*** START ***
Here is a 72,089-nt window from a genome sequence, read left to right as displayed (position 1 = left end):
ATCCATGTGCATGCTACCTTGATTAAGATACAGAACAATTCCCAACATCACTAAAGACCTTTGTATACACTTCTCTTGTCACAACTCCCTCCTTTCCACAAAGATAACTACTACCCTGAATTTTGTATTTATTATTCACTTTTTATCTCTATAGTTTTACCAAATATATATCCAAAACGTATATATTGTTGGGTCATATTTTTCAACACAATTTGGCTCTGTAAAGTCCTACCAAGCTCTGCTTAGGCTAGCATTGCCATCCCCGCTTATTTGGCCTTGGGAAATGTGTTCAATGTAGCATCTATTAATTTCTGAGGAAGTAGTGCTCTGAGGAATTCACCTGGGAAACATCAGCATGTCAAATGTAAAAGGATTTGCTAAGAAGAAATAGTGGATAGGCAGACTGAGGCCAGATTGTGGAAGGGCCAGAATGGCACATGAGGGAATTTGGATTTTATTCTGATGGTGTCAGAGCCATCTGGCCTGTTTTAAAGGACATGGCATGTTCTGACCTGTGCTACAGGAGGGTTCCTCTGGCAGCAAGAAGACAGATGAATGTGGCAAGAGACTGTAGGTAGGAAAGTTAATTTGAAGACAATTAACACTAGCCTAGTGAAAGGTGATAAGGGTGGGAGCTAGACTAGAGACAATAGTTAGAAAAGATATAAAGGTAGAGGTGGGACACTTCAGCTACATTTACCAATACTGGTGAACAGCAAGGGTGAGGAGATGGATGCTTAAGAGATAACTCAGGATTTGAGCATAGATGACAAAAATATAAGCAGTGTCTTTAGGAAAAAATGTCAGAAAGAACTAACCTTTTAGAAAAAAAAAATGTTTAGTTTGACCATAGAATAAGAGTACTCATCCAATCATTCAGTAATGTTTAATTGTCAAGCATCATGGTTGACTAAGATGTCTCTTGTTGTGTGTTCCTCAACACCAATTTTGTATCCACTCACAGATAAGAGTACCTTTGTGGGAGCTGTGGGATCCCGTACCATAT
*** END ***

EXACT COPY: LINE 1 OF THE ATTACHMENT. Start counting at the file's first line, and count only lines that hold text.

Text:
Here is a 72,089-nt window from a genome sequence, read left to right as displayed (position 1 = left end):